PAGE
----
Byline: Lisa Lockwood

NEW YORK — Hachette Filipacchi has finally pulled the plug on Mirabella.
The final issue will be June-July.
In a statement Thursday, Jack Kliger, president and chief executive officer of Hachette, said, “With regret, I announce that Hachette Filipacchi Magazines will be closing Mirabella.+Since 1989, Mirabella has been an intelligent voice for women. However, with Mirabella’s continuing lack of advertising support, we did not see the long-term viability for this magazine.”
Some 40 people will be affected by the closing, and according to a spokeswoman, executives met with many of them Thursday to see if they were interested in any available positions in the company. Otherwise, they will be given what she described as “a fair package.”
Rumors of Mirabella’s impending demise have been circulating for months. However, in an interview in February, Kliger told WWD, “It’s a tough haul in this marketplace. We don’t have plans to close it.+It’s a product we think is improving.”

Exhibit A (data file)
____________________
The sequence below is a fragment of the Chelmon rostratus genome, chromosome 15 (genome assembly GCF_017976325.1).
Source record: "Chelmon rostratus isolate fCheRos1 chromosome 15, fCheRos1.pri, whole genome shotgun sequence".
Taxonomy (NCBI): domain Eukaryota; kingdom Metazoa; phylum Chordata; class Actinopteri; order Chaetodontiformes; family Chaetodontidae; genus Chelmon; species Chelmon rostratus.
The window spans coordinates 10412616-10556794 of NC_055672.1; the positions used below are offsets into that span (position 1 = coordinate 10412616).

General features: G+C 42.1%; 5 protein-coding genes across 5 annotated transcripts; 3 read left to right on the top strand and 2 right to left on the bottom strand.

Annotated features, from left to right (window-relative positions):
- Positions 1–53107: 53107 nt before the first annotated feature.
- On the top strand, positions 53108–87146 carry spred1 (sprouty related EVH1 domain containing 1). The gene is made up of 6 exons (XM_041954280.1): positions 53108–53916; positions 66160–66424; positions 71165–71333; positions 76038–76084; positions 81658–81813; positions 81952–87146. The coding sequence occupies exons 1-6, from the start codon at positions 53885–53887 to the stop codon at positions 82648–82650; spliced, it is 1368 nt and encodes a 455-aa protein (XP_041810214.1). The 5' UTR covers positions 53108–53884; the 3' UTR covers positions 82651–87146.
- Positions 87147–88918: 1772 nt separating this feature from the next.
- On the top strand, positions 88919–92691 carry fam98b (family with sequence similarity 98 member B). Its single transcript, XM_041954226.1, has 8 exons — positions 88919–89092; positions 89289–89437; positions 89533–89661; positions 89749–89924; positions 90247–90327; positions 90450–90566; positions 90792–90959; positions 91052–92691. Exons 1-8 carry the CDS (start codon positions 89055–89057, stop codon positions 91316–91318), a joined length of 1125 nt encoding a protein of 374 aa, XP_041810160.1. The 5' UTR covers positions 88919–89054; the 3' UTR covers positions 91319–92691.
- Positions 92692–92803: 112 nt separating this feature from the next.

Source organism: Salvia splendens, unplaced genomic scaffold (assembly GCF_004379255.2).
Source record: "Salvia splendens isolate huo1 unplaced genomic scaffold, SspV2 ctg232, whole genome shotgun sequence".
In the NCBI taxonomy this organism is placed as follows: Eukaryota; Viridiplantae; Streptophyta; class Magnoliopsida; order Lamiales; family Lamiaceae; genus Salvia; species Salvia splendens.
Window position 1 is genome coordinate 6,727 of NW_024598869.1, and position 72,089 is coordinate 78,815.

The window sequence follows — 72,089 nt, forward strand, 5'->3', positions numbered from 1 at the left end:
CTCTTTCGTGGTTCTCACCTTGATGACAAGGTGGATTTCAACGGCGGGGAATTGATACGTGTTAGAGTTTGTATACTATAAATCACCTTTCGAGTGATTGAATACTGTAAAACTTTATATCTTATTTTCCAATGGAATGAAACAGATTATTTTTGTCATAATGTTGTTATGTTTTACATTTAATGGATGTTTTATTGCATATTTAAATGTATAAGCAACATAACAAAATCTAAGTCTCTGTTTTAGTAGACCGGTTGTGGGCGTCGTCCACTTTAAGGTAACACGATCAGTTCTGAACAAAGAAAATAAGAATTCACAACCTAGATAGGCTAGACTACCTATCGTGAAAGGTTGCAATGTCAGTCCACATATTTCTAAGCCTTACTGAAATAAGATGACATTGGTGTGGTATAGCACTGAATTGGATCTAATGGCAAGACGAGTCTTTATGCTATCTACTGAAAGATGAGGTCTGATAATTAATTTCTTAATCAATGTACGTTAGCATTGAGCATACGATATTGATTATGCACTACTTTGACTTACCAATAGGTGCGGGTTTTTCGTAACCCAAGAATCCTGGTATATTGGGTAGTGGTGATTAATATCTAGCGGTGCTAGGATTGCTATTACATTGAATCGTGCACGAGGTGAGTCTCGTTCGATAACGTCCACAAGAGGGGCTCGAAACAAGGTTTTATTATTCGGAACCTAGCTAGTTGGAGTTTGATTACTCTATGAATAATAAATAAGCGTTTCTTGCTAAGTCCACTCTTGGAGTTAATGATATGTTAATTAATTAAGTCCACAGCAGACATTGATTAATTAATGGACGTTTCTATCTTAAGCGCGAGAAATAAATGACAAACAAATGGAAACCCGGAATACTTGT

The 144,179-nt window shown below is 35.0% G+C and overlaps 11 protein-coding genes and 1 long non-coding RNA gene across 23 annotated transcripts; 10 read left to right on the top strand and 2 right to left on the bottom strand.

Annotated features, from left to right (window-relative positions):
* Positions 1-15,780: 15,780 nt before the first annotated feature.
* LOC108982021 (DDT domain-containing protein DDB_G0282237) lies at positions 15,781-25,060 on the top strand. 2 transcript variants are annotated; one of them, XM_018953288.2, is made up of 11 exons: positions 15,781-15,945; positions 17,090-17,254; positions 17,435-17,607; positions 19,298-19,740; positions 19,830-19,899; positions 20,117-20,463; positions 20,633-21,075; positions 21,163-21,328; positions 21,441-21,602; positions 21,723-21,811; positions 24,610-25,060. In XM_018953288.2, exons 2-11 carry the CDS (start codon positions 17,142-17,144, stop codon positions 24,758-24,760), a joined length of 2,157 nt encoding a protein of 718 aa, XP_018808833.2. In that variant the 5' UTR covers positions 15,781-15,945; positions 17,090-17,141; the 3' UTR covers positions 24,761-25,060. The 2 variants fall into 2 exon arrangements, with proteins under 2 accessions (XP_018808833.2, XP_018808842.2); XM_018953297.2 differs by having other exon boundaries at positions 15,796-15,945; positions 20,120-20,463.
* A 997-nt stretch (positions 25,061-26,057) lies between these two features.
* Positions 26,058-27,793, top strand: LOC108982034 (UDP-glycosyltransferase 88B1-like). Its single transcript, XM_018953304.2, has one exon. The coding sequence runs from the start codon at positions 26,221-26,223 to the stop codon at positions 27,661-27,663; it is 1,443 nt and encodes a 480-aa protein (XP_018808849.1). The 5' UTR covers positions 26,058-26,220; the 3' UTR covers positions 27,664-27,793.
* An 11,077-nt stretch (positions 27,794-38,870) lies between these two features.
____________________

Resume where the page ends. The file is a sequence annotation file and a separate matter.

Over the past several months, Mirabella has lost some key talent, including art director Sean Young and publisher Susan Blank, as well as a handful of editors.
Launched in 1989 by Murdoch Magazines, Mirabella — whose founding editor was Grace Mirabella — was conceived as a magazine targeted to the 35-plus woman. The magazine was sold to Hachette in 1996. The magazine has struggled throughout its history to define its audience and build an ad base. Through May, Mirabella’s ad pages plunged 36.6 percent to 150.6, from 237.5 a year ago, according to Media Industry Newsletter. In 1999, the magazine’s frequency was increased from six to 10 times a year, and the magazine carried 531.9 ad pages. Despite the four extra issues, ad pages only improved 7 percent. The magazine has a 500,000 rate base and has yet to make a profit under any of its owners.